I have very little confidence in Western intelligence agencies

  19. Reading the to-ing and fro-ing here on the two issues, it makes me think of those post-TV debate spin programmes about who won.

    I think some of you should apply for a job with the party machines; perhaps you did. In any event, you are wasting your time on me.

  20. ALDC website for by elections looks pretty messed up right now- was difficult even to find and no dates against the results. English elections website also not keeping up with the pace. Any alternatives?

  21. Old Nat

    In the absence of the YouGov Scottish VI tables I’ve made a few rough calculations assuming a non-voter percentage of 18.5% which is what the three YouGov cross-tabs for the period polled (19-22 Aug) average at about.

    For Westminster:

    Con 15% (-2)
    Lab 34% (-8)
    Lib Dem 7% (-12)
    SNP 32% (+12)
    Others 12% (+10)

    Changes since 2010 GE

    For Holyrood:

    Con 14% (-)
    Lab 32% (-)
    Lib Dem 8% (-)
    SNP 39% (-6)
    Others 8% (+7)

    Changes since 2011 Election

    The big change in others may be due to underestimating the non-voters in the actual poll (in which case it’s yet another indicator of the unreliability of the cross-tabs).

    However it should be remembered that the figure in 2010 was low due to incomplete candidate coverage for Greens and even UKIP and both would seem to be around 3-4% in Scottish polls.

    The Holyrood figures aren’t dissimilar to the most recent Panelbase poll. Others is also distorted because lack of constituency candidates, though they got 12% in the regional vote and people may answer in the hope that they will one even if there normally isn’t.

  22. Howard

    We don’t know what happened in reality but the media is spinning a line about the two motions being the same, (which they weren’t), that Miliband in effect misled Cameron (which is a slur that is completely unsubstantiated) and ignores the fact that the population is against intervention at the moment and that the Tory and LD rebels lost the vote for the Government.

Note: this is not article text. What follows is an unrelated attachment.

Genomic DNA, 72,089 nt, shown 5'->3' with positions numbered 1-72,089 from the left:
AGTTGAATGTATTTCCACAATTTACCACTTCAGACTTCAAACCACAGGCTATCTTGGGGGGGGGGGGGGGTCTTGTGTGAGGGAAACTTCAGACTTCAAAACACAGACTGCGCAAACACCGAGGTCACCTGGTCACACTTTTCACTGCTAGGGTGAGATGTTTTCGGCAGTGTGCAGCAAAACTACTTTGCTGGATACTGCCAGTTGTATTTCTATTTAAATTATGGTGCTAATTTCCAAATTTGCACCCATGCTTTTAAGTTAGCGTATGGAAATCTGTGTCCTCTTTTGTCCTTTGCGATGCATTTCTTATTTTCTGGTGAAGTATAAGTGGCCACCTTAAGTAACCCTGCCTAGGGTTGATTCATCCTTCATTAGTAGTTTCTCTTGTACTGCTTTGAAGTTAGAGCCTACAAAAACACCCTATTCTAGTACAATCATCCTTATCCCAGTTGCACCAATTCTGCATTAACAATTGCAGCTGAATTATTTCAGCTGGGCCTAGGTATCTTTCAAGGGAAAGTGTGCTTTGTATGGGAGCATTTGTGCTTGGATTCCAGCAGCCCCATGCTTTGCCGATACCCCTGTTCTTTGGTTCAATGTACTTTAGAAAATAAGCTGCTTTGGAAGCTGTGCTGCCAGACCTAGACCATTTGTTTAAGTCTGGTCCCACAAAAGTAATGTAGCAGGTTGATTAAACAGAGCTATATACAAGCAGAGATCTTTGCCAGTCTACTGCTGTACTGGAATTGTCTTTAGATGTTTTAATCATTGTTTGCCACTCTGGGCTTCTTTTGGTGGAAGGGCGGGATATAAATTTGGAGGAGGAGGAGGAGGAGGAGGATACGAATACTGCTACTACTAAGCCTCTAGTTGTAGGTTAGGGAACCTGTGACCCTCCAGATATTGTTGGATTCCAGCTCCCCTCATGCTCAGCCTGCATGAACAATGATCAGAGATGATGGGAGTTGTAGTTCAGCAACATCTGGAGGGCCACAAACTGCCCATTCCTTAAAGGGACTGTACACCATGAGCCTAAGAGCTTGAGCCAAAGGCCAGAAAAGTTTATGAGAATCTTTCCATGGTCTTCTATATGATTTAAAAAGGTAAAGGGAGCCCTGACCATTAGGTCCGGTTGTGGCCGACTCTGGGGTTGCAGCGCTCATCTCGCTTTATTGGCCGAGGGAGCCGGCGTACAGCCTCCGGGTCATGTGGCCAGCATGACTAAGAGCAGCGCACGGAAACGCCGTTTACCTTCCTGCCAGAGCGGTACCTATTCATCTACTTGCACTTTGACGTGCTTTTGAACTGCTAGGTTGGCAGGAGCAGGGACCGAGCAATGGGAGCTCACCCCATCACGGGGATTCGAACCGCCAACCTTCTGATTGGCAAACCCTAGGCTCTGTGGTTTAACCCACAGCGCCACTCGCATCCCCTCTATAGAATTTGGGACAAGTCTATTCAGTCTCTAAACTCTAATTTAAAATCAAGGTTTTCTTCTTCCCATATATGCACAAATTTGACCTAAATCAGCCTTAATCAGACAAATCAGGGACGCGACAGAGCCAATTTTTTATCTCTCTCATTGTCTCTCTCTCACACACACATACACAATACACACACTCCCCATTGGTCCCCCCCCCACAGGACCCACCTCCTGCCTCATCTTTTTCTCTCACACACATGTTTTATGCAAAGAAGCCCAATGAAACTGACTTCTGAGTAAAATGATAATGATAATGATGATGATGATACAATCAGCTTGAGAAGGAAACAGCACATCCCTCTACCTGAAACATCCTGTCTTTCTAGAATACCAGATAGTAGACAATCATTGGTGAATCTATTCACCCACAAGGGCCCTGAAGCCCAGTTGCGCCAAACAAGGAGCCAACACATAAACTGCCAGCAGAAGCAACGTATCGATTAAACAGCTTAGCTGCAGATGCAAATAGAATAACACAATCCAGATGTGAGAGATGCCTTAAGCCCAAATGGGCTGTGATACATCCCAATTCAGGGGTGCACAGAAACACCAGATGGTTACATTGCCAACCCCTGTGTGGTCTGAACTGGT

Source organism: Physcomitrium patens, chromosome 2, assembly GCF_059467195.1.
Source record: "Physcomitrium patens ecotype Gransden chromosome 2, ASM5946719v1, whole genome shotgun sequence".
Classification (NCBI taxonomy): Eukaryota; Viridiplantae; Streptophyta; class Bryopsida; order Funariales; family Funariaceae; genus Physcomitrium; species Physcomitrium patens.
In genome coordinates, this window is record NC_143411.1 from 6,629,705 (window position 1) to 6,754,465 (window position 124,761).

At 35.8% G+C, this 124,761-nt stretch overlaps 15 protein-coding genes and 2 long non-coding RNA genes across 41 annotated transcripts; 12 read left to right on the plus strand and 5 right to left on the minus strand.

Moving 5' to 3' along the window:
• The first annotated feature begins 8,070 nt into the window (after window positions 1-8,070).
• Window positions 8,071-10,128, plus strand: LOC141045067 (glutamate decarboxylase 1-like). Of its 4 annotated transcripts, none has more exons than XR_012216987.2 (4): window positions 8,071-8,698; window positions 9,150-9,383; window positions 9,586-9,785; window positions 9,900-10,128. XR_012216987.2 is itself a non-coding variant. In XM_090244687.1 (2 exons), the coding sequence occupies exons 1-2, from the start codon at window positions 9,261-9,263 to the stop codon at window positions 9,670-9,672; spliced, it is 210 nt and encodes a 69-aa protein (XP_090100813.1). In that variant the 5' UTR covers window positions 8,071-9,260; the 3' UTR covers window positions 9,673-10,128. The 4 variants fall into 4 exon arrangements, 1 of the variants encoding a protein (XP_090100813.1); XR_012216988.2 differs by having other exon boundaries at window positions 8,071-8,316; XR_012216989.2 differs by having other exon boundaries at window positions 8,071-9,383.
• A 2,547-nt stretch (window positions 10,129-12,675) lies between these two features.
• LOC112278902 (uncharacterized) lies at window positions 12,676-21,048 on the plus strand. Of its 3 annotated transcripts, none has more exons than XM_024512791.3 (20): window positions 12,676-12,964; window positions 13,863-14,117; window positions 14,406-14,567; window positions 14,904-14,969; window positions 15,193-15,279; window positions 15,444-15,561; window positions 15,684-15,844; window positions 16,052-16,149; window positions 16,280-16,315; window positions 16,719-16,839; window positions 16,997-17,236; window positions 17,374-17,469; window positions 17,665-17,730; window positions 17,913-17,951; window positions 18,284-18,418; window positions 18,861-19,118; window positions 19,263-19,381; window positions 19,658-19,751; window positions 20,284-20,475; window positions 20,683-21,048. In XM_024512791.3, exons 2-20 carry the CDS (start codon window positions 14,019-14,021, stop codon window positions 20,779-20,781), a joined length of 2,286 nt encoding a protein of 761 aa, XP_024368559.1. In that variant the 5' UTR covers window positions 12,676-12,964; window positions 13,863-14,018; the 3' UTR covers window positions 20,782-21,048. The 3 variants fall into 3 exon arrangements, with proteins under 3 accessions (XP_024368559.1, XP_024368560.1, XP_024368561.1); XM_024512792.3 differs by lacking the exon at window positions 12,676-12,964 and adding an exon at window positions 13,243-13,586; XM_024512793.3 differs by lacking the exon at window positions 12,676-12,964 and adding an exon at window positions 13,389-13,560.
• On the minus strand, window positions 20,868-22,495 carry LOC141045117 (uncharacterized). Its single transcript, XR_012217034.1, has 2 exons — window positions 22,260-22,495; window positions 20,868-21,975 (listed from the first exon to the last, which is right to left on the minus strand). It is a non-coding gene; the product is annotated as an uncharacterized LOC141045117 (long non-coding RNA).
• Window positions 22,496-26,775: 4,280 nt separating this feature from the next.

If we had a little more balance then we would not need to respond

    Bound to have this post removed but so should most of Turk’s and Colin’s as well…..

  23. Well back in May the Russians presented evidence to the UN that the “rebels” had used sarin gas but strangely the states were not convinced by that evidence


    @”I have very little confidence in Western intelligence agencies”

    A view firmly shared by Putin.

    Perhaps Obama will convince him this week at the G20………or vice versa ?

    I would love to be a fly on the wall in Moscow this week.

  25. @Shevii

    The local by elections tab here is the only other one I know, but you have to hunt a bit – they have a folder for each week, the last posts should generally have the results for each week.

  26. Norbold

    The motion was lost because 285 voted no and only 272 voted yes, no other reason! Any other theory is just spin.

  27. On a polling point (Scottish again), it’s interesting about Malcolm Bruce standing down next election.

    Here is the 2010 result:

    Liberal Democrat Malcolm Bruce 17,575 36.0
    SNP Richard Thomson 10,827 22.2
    Labour Barney Crockett 9,811 20.1
    Conservative Ross Thomson 9,111 18.7

    Without a popular MP, who certainly enjoyed a big incumbency factor, alongside the poor LD vote nationally, this looks really marginal now.

    Very exciting!


    I think we can call it the CB11 Dictum.

  29. Colin

    Are you implying that to be less than enamoured in the Western Intelligence Services morally equates me to Putin?

    This is the Great Game and the prize is Iran! That is what the US and Israel wants – to neuter Iran eventually.

    We already saw mission creep in Libya, what will prevent it happening here?

    Is the aim regime change – clearly in my view yes. Is this legal?

  30. Norbold

    “The motion was lost because 30 Consevatives voted against it”.

    Just remind us how many Labour MP’s voted against it.

  31. “The motion was lost because 285 voted no and only 272 voted yes, no other reason! ”
    Exactly. I think it is refreshing to see that some MPs have a mind of their own. I don’t want my MP to rubber-stamp everything his leader wants. So in my book DC’s defeat was not a resigning matter. On the other hand would he be expected to resign if lost a second time, and is this the real reason why he promptly ruled out any further action or debate?

  32. RiN

    Is this pretty up to date?

    With Oz & Germany looking increasingly certain, Norway would be a clean sweep.

    But your last report was much less certain ?

  33. Bcrombie

    “If we had a little more balance we then we would not need to respond”.

    How true.


    Are you using the unweighted VI numbers? The 2010 vote figures show 82% voting for the 4 named parties (turn out actually 64%): while Westminster VI 73% : Holyrood VI 79%.